Truman Head

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Truman Head
Nickname(s) California Joe
Born 1809
Otsego County, New York
Died November 24, 1875 (aged 65/66)
San Francisco
Buried at San Francisco National Cemetery
Allegiance  United States of America
Service/branch Seal of the United States Board of War.png Union Army
Rank Private
Unit 1st United States Sharpshooters
Battles/wars American Civil War

Private Truman Head, commonly known as "California Joe", was a famous member of the 1st United States Sharpshooters[1] during the American Civil War. He served under inventor Colonel Hiram Berdan.

Early life[edit]

Truman Head was born in Otsego County, New York in 1809.[2] He left home after he fell in love with a young lady, but was rejected as a suitor by her father.[3] He spent several years supporting himself as a hunter and fur trapper before heading to California when gold was discovered in 1849.

Military career[edit]

On our campground (Yorktown, VA) was the celebrated tree in which the rebel darkey sharp-shooter was shot by "California Joe." It then lay on its side, twenty-one feet in circumference and hollow, and was used by our regiment for a guard-house.[4]

When the Civil War broke out, he headed East to join the fight. His original intention was to join the California Regiment of Colonel Baker, but upon finding that regimental drill did not suit his temperament, he decided to join the Sharpshooters under Colonel Berdan. Upon demonstrating his skills, he was accepted into Company C of the 1st US Sharpshooters, being formally enlisted on September 14, 1861. While the regiment was at the Camp of Instruction near Washington, D.C. over the winter of 1861-62, he purchased a Sharps rifle for himself. This was the first Sharps in the regiment, and was the envy of his comrades until their own government-furnished Sharps arrived in May 1862.[5]

The first widely distributed stories about him began to circulate during the siege of Yorktown, Virginia – a battle in which more than one publication credited him with “the first Rebel slain” in the siege. A large cannon (a 32 pounder) had been brought to the field of battle by the Rebels, and "California Joe" and some comrades were ordered to silence it. They found positions between the lines, and when morning came, Joe watched as the gun crew began to prepare the weapon for loading. As a cannonier cautiously approached with a swab-rammer to clean the barrel, the marksman touched his trigger, and the first victim of Yorktown fell. The swab remained in the barrel, and for the remainder of the day Joe and his companions picked off any rebel who attempted to remove the swab.[6]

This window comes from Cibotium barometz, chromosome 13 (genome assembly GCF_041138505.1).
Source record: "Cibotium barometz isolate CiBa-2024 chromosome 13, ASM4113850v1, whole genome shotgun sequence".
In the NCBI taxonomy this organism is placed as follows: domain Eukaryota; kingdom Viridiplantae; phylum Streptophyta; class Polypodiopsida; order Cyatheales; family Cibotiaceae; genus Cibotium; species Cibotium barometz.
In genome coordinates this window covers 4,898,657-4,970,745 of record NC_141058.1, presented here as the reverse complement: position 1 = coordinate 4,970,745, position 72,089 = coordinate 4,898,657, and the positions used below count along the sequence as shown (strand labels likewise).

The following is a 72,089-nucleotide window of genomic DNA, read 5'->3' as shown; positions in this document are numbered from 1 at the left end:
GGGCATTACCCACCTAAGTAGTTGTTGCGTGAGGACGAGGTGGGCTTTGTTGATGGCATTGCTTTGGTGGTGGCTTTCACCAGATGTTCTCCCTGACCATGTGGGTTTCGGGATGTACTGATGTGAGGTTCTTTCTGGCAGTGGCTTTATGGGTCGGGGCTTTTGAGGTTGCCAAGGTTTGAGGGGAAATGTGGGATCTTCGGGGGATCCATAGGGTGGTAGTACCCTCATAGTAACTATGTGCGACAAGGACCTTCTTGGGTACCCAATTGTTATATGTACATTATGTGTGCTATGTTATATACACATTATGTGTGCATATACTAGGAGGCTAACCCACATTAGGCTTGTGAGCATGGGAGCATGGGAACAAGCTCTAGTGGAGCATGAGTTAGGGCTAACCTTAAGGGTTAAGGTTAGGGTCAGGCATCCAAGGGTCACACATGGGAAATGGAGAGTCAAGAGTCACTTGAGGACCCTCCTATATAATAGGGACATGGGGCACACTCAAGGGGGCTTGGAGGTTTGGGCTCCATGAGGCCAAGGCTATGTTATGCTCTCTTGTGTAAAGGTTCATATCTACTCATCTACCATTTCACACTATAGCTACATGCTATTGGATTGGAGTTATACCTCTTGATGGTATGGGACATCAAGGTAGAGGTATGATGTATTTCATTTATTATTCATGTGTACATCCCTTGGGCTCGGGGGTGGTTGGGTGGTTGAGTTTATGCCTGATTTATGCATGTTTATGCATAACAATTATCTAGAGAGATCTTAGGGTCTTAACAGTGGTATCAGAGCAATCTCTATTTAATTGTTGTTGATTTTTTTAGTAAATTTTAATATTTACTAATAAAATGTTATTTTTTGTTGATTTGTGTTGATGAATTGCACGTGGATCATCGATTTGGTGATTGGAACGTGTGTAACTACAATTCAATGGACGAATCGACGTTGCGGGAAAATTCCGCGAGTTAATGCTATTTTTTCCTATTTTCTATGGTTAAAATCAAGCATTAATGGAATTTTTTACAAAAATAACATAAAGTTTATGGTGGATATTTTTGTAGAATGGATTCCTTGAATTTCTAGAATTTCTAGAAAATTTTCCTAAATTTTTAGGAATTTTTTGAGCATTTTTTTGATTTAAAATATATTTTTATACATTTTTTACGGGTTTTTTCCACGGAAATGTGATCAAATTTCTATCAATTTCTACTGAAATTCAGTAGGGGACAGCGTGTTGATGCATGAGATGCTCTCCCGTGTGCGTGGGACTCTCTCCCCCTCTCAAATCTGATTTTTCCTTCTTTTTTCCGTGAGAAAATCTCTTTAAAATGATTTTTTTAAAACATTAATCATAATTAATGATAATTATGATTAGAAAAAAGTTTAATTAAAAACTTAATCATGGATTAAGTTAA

Another tale describes how “a small mounted party, led by an officer wearing a white shirt” ventured outside the rebel fortifications. Joe commented that he was “best at a white mark.” He quickly aimed and fired, and the man in the saddle fell to the ground, apparently dead.[7]

Around August 1862, Joe began having difficulty with his eyes due to frequent use of the telescopic sight attached to his rifle. He determined to take his appeal to the highest authority in the land, and boldly addressed a letter to President Lincoln: "Mr. Lincoln: – I have done some service to the country, and my eyesight is ruined doing duty. I would like to be discharged. California Joe." Shortly thereafter, he received his discharge.[8]

Later life[edit]

Upon returning to California, Truman Head took a position as a customs inspector for the port of San Francisco. He died on November 24, 1875, and was buried in the GAR plot at Mountain View Cemetery. Military honors, including a 21-gun salute, were provided by a detachment from the San Francisco Cadets, Company H, Second Infantry, led by Corporal P. Hanna.[9] On January 31, 1933, he was reinterred at the San Francisco National Cemetery at the Presidio.


  1. ^ 1st US Sharpshooters, National Civil War Association
  2. ^ Daily Alta California, San Francisco, CA; November 27, 1875
  3. ^ Stevens, Capt. C. A. (1892). Berdan's United States Sharpshooters in the Army of the Potomac. St. Paul, MN. 
  4. ^ History of the Eleventh Regiment, Rhode Island Volunteers, in the War of the Rebellion. Committee of the Eleventh Regiment Veteran Association. 1881. p. 186. 
  5. ^ Stevens, Capt. C. A. (1892). Berdan's United States Sharpshooters in the Army of the Potomac. St. Paul, MN. 
  6. ^ The Press, Philadelphia, PA; November 8, 1862
  7. ^ Harper's Weekly, New York, NY; August 2, 1862
  8. ^ Daily Evening Bulletin, San Francisco, CA; March 22, 1873
  9. ^ Daily Alta California, San Francisco, CA; November 27, 1875
  • Out of Nowhere: A History of the Military Sniper (Pegler 2004)